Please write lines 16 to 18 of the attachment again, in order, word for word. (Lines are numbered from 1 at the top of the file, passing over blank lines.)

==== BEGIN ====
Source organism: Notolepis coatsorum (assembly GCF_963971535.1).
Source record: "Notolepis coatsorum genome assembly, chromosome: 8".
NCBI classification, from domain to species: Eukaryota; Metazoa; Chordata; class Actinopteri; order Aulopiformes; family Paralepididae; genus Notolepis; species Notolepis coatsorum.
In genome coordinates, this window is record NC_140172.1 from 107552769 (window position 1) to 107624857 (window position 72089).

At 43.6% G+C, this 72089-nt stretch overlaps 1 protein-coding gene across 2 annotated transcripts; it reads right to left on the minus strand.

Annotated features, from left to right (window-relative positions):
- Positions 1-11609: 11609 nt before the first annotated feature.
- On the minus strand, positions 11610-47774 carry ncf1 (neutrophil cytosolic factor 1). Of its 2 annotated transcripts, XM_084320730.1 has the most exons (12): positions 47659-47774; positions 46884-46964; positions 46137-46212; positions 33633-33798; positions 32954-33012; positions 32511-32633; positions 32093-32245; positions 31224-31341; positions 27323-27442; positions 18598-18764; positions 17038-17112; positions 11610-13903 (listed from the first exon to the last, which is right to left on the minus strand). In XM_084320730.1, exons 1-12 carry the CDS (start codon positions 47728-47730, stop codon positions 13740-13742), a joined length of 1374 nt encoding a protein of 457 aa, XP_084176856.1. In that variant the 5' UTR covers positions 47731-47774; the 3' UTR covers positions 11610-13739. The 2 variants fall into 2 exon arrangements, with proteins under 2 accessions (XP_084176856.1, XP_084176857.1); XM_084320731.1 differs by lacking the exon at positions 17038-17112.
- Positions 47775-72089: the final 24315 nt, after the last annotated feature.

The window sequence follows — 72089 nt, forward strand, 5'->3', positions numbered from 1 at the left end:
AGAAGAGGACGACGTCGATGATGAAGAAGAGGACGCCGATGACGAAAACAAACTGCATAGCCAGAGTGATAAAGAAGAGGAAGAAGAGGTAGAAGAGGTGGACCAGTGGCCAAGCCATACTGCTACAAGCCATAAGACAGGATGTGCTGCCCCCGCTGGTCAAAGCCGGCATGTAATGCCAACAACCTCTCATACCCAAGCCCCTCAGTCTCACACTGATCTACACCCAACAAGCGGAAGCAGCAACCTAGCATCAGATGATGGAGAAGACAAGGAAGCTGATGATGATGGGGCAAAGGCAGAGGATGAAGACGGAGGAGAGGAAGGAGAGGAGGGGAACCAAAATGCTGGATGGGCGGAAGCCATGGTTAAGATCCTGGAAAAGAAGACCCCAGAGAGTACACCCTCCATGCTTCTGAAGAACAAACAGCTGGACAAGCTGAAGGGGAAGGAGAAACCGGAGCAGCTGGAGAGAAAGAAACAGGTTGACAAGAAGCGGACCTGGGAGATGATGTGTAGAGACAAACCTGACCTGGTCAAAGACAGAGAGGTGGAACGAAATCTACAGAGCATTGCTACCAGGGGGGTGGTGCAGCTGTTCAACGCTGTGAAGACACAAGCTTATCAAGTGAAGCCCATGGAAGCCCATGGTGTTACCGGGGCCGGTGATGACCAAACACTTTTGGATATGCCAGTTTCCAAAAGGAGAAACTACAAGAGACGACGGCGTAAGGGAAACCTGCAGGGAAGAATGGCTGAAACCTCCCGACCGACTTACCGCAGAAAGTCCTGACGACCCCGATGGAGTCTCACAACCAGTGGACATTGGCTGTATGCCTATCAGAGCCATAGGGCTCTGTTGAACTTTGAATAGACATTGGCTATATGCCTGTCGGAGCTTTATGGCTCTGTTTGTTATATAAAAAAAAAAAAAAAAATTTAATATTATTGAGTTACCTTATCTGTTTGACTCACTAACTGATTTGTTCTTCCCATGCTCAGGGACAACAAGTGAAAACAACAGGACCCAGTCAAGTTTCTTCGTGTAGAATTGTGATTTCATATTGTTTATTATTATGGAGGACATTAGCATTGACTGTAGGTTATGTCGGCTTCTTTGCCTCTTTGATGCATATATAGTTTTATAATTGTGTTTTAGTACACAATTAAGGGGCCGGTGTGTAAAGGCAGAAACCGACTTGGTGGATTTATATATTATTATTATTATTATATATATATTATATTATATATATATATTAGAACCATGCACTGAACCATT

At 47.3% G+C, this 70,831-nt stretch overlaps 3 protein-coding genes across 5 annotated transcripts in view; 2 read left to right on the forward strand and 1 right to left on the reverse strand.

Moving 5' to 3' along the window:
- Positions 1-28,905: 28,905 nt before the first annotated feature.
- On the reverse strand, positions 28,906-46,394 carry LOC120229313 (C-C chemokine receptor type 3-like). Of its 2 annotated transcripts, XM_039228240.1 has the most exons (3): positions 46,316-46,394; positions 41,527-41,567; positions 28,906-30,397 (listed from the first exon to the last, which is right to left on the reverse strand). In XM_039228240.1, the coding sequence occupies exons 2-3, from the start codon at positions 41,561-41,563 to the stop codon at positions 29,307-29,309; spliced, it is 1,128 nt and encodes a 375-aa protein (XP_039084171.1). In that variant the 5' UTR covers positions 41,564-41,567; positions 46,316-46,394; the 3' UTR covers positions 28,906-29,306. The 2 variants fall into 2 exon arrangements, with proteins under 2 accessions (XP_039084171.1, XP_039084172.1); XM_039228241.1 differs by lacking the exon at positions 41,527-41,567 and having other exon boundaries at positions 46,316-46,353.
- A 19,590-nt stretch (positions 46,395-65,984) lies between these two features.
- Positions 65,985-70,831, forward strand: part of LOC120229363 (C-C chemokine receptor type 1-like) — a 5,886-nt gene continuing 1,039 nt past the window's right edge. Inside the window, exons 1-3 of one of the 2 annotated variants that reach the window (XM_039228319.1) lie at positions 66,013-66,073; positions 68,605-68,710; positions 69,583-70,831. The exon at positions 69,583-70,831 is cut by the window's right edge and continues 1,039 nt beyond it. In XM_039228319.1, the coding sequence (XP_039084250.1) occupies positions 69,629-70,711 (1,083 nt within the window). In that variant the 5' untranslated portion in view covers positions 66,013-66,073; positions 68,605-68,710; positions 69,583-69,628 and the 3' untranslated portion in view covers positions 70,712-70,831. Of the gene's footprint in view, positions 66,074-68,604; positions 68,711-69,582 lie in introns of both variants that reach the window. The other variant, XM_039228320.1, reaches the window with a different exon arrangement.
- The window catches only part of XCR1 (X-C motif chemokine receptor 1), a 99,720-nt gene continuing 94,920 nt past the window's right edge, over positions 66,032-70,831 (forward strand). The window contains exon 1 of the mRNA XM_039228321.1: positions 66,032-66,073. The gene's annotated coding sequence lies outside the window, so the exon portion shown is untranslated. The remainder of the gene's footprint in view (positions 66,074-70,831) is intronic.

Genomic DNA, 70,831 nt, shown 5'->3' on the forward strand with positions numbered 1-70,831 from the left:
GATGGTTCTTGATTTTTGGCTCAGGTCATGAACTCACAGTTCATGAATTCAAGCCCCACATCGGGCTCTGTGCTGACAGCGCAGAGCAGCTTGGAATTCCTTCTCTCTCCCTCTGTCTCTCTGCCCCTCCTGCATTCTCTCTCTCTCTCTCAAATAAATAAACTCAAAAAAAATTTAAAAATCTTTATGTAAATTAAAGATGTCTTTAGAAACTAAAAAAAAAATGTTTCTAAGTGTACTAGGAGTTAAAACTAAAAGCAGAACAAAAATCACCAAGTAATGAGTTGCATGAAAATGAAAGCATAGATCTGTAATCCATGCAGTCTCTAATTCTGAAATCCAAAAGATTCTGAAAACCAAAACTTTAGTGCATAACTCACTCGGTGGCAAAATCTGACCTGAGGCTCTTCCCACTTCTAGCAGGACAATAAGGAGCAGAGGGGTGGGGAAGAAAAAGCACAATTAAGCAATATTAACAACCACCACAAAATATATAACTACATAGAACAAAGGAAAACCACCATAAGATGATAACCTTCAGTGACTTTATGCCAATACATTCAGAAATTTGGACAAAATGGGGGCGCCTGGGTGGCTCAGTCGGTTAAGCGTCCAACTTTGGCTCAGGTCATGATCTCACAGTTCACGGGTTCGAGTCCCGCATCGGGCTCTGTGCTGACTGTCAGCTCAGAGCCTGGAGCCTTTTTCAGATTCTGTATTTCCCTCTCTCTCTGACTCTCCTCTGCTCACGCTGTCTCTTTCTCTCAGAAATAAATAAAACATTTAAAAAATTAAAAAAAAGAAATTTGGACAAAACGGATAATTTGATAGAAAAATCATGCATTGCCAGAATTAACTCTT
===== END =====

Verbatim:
- A 19,590-nt stretch (positions 46,395-65,984) lies between these two features.
- Positions 65,985-70,831, forward strand: part of LOC120229363 (C-C chemokine receptor type 1-like) — a 5,886-nt gene continuing 1,039 nt past the window's right edge. Inside the window, exons 1-3 of one of the 2 annotated variants that reach the window (XM_039228319.1) lie at positions 66,013-66,073; positions 68,605-68,710; positions 69,583-70,831. The exon at positions 69,583-70,831 is cut by the window's right edge and continues 1,039 nt beyond it. In XM_039228319.1, the coding sequence (XP_039084250.1) occupies positions 69,629-70,711 (1,083 nt within the window). In that variant the 5' untranslated portion in view covers positions 66,013-66,073; positions 68,605-68,710; positions 69,583-69,628 and the 3' untranslated portion in view covers positions 70,712-70,831. Of the gene's footprint in view, positions 66,074-68,604; positions 68,711-69,582 lie in introns of both variants that reach the window. The other variant, XM_039228320.1, reaches the window with a different exon arrangement.
- The window catches only part of XCR1 (X-C motif chemokine receptor 1), a 99,720-nt gene continuing 94,920 nt past the window's right edge, over positions 66,032-70,831 (forward strand). The window contains exon 1 of the mRNA XM_039228321.1: positions 66,032-66,073. The gene's annotated coding sequence lies outside the window, so the exon portion shown is untranslated. The remainder of the gene's footprint in view (positions 66,074-70,831) is intronic.